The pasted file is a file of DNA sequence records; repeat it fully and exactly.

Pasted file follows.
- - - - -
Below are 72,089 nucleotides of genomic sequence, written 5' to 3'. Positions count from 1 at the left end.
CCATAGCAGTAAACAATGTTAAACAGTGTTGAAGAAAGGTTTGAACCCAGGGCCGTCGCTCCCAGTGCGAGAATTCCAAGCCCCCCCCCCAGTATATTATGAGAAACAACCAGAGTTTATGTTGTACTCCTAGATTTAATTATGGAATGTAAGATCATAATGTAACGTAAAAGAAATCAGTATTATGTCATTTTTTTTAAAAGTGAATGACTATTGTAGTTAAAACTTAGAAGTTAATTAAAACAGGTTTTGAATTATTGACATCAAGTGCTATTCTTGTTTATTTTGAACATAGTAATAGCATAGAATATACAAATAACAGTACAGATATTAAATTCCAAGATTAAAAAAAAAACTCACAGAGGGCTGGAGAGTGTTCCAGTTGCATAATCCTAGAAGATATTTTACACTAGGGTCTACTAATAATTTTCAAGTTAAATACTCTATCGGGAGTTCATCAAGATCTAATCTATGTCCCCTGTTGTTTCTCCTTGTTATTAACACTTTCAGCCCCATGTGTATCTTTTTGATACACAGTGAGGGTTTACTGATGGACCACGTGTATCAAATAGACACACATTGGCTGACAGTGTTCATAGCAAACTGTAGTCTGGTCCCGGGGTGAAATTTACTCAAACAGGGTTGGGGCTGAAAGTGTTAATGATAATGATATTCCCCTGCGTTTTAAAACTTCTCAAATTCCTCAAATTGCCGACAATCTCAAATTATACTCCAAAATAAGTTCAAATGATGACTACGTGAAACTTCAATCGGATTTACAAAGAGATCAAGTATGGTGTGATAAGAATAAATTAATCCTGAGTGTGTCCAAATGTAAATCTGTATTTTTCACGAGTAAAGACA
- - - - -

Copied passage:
Below are 72,089 nucleotides of genomic sequence, written 5' to 3'. Positions count from 1 at the left end.
CCATAGCAGTAAACAATGTTAAACAGTGTTGAAGAAAGGTTTGAACCCAGGGCCGTCGCTCCCAGTGCGAGAATTCCAAGCCCCCCCCCCAGTATATTATGAGAAACAACCAGAGTTTATGTTGTACTCCTAGATTTAATTATGGAATGTAAGATCATAATGTAACGTAAAAGAAATCAGTATTATGTCATTTTTTTTAAAAGTGAATGACTATTGTAGTTAAAACTTAGAAGTTAATTAAAACAGGTTTTGAATTATTGACATCAAGTGCTATTCTTGTTTATTTTGAACATAGTAATAGCATAGAATATACAAATAACAGTACAGATATTAAATTCCAAGATTAAAAAAAAAACTCACAGAGGGCTGGAGAGTGTTCCAGTTGCATAATCCTAGAAGATATTTTACACTAGGGTCTACTAATAATTTTCAAGTTAAATACTCTATCGGGAGTTCATCAAGATCTAATCTATGTCCCCTGTTGTTTCTCCTTGTTATTAACACTTTCAGCCCCATGTGTATCTTTTTGATACACAGTGAGGGTTTACTGATGGACCACGTGTATCAAATAGACACACATTGGCTGACAGTGTTCATAGCAAACTGTAGTCTGGTCCCGGGGTGAAATTTACTCAAACAGGGTTGGGGCTGAAAGTGTTAATGATAATGATATTCCCCTGCGTTTTAAAACTTCTCAAATTCCTCAAATTGCCGACAATCTCAAATTATACTCCAAAATAAGTTCAAATGATGACTACGTGAAACTTCAATCGGATTTACAAAGAGATCAAGTATGGTGTGATAAGAATAAATTAATCCTGAGTGTGTCCAAATGTAAATCTGTATTTTTCACGAGTAAAGACA